Happenings Photo Diary

Photo Diary /// Foxygen At Exit/In

Emotionally driven, sporadic, raw and packed with sexual energy. Foxygen played to prove that they deserve a spot on the forefront of the modern Rock ‘n’ Roll scene, and Nashville responded back with nothing but energy and love.

Words & photos by Shanning Newell :::




The first time I heard the melodies of the psychedelic rock-and-roll day-trip that is Foxygen was shortly after the debut of their second album We are the 21st Century Ambassadors of Peace and Magic.

It was 4:30am, and I was crammed between two giant suitcases in the back seat of a car heading for New Orleans. It was pouring rain, and I was holding on for dear life as the tiny tin can I was in barreled down the interstate faster than I care to think back on. My roommate put in a Foxygen CD and in her usual calm collected tone, firmly told me to chill. We were en route to catch a mega bus bound for Austin, TX to see Foxygen, whom I had never heard before then. What I heard during my 100 mile near death experience was sort of a nostalgic and eclectic mixture of everything I grew up listening to with an edge to suit the imaginative. Foxygen’s music clearly reflects an influence drawn from the Rolling Stones with a touch of Velvet Underground, a decent amount MGMT’s childlike nuances and lots of plain old psychedelia. By “No Destruction,” the second track on the album, I was hooked. Sam France’s contagiously sexy vibes and Jonathan Rado’s touch on the keys that begged calmness and lulled me into a daze. I never made it to that show to see Foxygen, but without effort We are the 21st Century Ambassadors of Peace and Magic made it to the top of my 2013 summer playlist and never really left.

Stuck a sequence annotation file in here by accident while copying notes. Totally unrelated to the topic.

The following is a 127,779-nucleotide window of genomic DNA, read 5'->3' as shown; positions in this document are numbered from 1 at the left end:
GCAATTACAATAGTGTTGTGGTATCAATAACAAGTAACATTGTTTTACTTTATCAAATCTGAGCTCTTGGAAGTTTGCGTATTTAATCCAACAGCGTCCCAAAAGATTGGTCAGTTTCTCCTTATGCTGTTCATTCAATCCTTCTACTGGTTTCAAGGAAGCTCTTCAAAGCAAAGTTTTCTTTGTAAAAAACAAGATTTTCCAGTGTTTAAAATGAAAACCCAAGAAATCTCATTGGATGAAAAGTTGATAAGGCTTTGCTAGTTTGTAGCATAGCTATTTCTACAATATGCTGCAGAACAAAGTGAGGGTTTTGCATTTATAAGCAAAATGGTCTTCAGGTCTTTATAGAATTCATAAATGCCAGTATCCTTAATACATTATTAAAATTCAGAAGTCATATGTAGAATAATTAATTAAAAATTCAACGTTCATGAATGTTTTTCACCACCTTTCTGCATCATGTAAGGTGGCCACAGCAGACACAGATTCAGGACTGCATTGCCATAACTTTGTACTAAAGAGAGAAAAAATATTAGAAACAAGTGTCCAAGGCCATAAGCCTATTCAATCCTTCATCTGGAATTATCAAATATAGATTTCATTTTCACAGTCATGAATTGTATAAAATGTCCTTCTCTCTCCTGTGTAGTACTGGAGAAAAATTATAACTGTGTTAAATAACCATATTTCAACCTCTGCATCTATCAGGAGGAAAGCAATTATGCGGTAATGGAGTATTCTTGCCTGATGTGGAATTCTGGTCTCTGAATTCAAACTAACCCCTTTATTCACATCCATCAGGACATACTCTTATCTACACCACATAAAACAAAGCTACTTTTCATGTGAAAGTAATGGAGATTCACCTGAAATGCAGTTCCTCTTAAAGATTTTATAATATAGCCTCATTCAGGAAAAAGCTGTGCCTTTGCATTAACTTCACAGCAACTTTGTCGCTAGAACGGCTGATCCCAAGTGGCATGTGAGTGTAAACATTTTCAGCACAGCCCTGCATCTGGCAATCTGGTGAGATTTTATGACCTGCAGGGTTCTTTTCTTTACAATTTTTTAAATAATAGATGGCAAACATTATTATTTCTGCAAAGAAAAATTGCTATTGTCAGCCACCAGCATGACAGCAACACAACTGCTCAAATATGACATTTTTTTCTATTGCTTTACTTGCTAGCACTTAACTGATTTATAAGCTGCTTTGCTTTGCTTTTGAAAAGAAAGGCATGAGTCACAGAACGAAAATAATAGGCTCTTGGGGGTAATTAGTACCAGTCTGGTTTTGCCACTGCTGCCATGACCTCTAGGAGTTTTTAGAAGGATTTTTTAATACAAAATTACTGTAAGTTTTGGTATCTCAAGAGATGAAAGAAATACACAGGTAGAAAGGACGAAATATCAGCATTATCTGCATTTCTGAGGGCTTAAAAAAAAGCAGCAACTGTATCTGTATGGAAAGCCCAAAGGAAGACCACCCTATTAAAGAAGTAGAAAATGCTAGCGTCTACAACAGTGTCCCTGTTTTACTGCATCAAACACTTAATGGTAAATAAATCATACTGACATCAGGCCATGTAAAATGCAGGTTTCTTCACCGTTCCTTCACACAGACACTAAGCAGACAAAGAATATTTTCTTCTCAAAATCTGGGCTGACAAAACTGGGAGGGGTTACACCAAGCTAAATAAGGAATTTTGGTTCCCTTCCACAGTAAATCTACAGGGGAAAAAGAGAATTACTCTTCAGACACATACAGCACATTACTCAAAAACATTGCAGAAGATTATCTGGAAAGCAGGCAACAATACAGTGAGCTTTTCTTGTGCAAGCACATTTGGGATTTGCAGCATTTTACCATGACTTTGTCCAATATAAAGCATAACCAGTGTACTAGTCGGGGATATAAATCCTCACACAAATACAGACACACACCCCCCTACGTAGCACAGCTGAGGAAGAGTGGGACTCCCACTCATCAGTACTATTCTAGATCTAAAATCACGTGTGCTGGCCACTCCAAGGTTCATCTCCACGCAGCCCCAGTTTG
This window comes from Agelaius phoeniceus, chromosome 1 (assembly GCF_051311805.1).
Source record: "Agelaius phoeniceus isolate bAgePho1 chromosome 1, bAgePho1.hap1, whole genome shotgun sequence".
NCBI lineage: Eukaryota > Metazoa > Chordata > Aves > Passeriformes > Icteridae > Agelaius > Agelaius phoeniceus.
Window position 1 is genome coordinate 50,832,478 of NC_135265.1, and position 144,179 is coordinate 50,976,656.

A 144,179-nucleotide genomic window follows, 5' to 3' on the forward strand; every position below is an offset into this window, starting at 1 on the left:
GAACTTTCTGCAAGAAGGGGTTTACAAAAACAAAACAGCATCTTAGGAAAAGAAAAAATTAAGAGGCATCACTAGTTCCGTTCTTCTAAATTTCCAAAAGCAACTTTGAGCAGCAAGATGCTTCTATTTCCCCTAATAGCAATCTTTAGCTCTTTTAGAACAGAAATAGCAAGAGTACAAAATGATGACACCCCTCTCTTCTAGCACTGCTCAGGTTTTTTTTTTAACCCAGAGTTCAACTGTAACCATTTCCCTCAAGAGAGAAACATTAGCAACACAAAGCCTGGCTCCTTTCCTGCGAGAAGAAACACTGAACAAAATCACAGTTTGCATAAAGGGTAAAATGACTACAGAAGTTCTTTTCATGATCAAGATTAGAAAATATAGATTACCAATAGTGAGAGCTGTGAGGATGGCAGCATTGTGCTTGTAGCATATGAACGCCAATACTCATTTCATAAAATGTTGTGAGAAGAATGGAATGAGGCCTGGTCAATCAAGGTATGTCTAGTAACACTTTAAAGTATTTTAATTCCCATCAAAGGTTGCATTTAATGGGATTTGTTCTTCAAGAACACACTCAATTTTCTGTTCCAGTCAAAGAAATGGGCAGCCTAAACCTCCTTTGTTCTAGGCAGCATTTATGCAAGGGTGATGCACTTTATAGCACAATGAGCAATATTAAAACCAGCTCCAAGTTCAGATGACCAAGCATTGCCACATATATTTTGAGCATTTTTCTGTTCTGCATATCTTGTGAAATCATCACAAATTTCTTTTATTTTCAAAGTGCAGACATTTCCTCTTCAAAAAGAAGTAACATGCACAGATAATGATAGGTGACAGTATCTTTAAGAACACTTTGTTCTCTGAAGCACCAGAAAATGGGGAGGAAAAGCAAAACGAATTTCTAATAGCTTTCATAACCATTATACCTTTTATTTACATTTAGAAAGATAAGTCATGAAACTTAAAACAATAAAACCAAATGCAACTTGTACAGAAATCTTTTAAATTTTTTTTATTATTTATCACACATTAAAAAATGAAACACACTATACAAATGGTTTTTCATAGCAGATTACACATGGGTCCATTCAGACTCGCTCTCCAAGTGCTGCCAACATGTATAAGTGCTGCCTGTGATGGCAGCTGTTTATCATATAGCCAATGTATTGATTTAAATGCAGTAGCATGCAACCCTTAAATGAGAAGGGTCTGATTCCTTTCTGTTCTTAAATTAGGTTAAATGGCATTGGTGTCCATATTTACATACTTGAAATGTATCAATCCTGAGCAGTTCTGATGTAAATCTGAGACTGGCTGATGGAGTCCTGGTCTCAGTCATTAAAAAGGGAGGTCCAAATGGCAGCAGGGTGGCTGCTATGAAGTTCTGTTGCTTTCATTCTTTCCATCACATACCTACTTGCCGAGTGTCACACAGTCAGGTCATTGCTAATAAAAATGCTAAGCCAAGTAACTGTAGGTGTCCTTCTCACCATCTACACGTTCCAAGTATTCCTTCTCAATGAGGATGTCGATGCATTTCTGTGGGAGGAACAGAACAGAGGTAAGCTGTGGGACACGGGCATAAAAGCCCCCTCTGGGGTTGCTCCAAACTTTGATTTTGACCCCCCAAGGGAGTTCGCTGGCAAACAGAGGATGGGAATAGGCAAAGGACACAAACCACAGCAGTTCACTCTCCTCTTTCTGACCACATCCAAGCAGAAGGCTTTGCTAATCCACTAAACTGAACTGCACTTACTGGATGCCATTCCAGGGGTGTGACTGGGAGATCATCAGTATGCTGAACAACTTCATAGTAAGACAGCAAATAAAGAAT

Almost two years later, I was pretty intrigued when I heard Foxygen was releasing a new album, and that they would be making their debut in Nashville at none other than the famed Exit/In as part of their latest tour. The ambitious double album titled … And Star Power, being called a “cinematic auditory adventure,” by their label JagJaguwar, gladly gets trippy, mentioning aliens, haunted studios and tuning into radio stations that you can only hear if you believe. The album bears resemblance to Bowie’s famed Ziggy Stardust and features 24 tracks, most of which have something to do with extraterrestrials and the cosmos. …And Star Power testifies to the fact that Foxygen has always been heavily influenced by the some of the classics, but has the ability to stand alone creatively. And judging from the packed audience’s response to the psychedelic rockers, if they continue putting on shows like they did Thursday night, they can be as weird as they want, and they will still be unstoppable.

– Shanning N.

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